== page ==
Factors Affecting Employment Status of Home Caregivers of Elderly People
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<b><i>Objective:</i></b> This study aimed to assess sociodemographic factors affecting the employment status of home caregivers of elderly people.<br><b><i>Participants:</i></b> Subjects were 98 home caregivers (mean age, 54.9±7.0 years) who had been employed before they started providing care.<br><b><i>Methods:</i></b> The employment status and sociodemographic characteristics of caregivers, as well as characteristics of elderly persons receiving care from the caregivers, were surveyed by self-administered questionnaires.<br><b><i>Results:</i></b> Among 98 caregivers, 69 (70.4%) were employed and 29 (29.6%) were unemployed. Required care levels of elderly persons who received care were higher with unemployed caregivers than with employed caregivers (p < 0.05). In unemployed caregivers, age was higher, the proportion of females was lower, care time was longer, and support from other family members was less compared with employed caregivers (p < 0.05). Logistic regression analysis showed that care time (OR 0.99, 95% CI 0.98-1.00), age of caregivers (OR 0.80, 95% CI 0.71-0.91), and use of a home-visit nursing service (OR 0.19, 95% CI 0.05-0.75) were negatively related to employment, whereas support from family members was positively related to employment (OR 5.23, 95% CI 1.41-9.34). Required care level was significantly correlated with care time (r=0.37, p < 0.001).<br><b><i>Conclusions:</i></b> A higher care level leads to a longer care time, resulting in unemployment. Leave from a job can be moderated by support from family members and a younger age of caregivers. Additionally, unemployment appears to increase the use of home-visit nursing services.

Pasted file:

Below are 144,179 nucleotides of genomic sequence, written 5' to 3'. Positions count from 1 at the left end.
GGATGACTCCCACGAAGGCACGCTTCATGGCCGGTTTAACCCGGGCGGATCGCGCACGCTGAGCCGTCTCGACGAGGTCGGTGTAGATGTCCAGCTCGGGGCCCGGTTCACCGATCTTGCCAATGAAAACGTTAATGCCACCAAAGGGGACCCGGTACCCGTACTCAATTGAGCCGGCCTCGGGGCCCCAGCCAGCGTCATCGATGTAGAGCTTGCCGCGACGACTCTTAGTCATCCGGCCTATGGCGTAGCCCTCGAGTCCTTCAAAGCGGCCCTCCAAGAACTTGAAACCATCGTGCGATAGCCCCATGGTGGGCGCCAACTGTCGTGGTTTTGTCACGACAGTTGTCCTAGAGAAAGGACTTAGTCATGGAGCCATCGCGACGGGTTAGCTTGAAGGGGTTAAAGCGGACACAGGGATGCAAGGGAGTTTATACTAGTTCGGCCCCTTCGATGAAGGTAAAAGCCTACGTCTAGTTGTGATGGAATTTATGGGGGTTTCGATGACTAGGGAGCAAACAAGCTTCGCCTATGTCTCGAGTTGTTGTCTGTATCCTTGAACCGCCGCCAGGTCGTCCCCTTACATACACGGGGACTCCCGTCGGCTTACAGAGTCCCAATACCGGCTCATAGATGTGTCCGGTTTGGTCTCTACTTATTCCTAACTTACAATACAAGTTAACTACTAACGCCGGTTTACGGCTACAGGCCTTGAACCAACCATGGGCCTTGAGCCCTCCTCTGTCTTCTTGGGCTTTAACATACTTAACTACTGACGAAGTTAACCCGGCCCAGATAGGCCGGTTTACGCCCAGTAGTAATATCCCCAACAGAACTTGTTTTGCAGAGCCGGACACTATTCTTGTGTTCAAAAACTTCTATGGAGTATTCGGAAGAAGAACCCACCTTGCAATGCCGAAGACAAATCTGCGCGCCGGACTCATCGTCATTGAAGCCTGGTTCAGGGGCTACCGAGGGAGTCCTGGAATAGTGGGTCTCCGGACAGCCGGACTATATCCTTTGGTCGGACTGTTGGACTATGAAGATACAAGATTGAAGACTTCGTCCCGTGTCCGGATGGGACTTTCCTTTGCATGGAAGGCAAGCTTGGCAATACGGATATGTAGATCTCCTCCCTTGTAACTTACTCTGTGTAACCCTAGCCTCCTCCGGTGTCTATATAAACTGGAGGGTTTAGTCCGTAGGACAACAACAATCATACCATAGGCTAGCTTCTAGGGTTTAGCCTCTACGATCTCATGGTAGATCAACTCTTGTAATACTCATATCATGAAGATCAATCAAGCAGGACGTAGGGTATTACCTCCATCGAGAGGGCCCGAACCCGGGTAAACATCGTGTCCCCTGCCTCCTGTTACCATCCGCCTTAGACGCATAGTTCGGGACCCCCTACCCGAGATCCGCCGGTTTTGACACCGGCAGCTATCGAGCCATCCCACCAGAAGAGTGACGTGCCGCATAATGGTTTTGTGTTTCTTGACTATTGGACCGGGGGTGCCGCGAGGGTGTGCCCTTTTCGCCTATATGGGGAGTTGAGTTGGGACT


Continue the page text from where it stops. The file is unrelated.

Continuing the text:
- Juntendo Medical Journal
Juntendo Medical Journal 61(2), 136-141, 2015
The Juntendo Medical Society